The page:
How Nepal’s Past Diplomatic And Political Failures Stopped It From Developing

Posted by saurav_50 in Politics, Society
August 24, 2017

By Saurav Raj Pant and Rafael (Rebati Ram) Poudel:

The game-plan of Nepal’s former monarchy made the nation more Kathmandu-centric after the 1990s. This despite having an ideology that should have made her more diverse.

Birendra Shah

At that time, King Birendra wasn’t the only significant person in the Naryanhiti Palace – there was the queen, the prince, the princess, the mistress, their nobles and the royalty. Mockingly, Shah decided to accept ‘constitutional monarchy‘ – but they indirectly sabotaged the mechanism of the decentralisation process.

As a result, Nepal’s ‘Kathmandu’ became more economically and politically centralised than in the past. This was the starting chapter of Nepal’s political instability that deliberately led the country into a bloody civil war, the election of a constituent assembly and the adoption of federalism.

Political Ideological Dilemma

Nepal’s backwardness is purely ideological. After the 1950s, in Kathmandu’s political lab, there were series of experiments. The conservative, the progressive and the revolutionary forces played a game of tug-of-war against each other. The result was disastrous.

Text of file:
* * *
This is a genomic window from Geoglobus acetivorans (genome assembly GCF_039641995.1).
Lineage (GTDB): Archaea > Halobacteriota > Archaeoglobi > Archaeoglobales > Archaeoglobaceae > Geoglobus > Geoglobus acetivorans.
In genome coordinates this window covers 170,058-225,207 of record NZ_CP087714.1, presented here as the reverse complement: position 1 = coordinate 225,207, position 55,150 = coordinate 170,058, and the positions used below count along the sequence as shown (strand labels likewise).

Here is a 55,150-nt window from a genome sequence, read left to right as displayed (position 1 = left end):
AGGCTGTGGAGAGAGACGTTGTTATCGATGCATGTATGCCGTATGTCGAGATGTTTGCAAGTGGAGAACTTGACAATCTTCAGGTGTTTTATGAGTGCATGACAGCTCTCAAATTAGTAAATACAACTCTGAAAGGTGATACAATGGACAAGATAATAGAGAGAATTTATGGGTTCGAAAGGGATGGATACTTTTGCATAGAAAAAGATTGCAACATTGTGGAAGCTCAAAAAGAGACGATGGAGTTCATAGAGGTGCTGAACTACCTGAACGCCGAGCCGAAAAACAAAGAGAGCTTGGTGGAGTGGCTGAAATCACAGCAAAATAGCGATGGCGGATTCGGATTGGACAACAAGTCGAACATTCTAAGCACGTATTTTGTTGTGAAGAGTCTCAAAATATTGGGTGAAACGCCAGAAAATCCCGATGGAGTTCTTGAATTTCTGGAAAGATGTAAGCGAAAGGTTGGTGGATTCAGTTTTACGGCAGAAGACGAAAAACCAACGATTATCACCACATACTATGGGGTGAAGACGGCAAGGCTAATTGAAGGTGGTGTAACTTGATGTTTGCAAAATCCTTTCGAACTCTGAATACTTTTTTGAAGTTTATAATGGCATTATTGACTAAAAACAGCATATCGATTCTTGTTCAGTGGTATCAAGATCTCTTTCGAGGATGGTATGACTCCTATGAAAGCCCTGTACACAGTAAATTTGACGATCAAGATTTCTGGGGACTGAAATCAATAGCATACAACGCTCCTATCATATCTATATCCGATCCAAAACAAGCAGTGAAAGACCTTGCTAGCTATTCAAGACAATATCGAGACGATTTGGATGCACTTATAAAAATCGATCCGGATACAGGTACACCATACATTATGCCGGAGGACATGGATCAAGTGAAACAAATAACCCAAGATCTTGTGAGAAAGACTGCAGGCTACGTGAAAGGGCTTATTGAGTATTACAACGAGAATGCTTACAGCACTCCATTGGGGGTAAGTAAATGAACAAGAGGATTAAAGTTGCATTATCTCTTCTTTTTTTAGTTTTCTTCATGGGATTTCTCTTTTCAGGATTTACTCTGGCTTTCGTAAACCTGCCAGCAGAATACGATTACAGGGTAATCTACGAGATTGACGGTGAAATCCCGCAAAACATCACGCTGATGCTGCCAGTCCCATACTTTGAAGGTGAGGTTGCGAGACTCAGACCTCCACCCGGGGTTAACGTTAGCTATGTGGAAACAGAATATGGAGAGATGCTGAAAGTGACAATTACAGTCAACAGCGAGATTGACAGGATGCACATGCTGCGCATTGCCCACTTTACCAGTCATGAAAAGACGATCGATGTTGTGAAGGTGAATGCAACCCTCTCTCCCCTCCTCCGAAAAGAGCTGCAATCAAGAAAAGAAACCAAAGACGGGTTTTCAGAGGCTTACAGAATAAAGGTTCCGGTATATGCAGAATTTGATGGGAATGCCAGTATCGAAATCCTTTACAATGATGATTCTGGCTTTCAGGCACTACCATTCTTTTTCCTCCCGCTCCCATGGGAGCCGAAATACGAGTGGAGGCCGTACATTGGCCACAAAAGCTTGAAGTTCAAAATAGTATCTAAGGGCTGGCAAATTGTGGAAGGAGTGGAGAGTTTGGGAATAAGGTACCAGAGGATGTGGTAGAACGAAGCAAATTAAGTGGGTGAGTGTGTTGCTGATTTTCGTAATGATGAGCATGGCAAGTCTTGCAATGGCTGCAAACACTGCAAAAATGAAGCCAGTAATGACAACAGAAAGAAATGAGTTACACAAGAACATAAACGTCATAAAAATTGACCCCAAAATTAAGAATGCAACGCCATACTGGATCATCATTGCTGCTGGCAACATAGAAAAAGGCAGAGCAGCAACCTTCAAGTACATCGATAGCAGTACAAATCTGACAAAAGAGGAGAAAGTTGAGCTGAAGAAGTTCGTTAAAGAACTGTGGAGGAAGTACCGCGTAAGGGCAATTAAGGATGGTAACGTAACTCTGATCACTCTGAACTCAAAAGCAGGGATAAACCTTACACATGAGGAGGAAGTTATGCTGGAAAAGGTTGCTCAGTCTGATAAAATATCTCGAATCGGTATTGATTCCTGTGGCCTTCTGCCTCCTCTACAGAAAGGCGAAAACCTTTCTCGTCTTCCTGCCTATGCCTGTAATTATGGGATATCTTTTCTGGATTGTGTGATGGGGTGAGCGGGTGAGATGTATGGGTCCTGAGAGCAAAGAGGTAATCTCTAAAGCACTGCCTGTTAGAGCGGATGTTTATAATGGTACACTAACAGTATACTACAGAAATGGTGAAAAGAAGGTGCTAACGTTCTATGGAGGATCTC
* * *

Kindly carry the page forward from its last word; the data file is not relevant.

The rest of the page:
The conservative forces blocked globalisation and disconnected Nepal from the entire world. Boycotting Indian influence and trying to sell ‘watermelons to China during Nehru’s time wasn’t a part of King Mahendra’s doctrines. Rather, it had much to do with Nepal’s faulty foreign policy.

King Mahendra

At that time, he forgot the contrasting status of Nepal and India in the global sphere. India had already been contributing to the world’s gross domestic product (GDP), while Nepal wasn’t even part of the global economic game. Even though Nepal is situated in a very volatile geopolitical situation, it has always failed to celebrate the two giants, India and China.

Initially, Nepal’s royal palace was ineffective in handling foreign diplomacy – and later, the country’s party politics. The cadres were so lacking that they were not even in a position to have basic diplomatic conversations. The progressive forces had loopholes in organising and managing their parties. Gaining the support of the elites became their only characteristic – and eventually, they became so power-oriented that they invented a new form of plutocracy in Nepal.

On the other hand, the revolutionary forces consisted of people from marginalised communities. They were agenda-oriented but chose to ignore the fact that Nepal could not stay blind to the global development patterns. Even now, revolutionary forces fail to understand ‘agenda’ cannot be the baseline of Nepal’s efforts to have a cutting-edge transformation. Rather, economic revolution is the way forward for Nepal.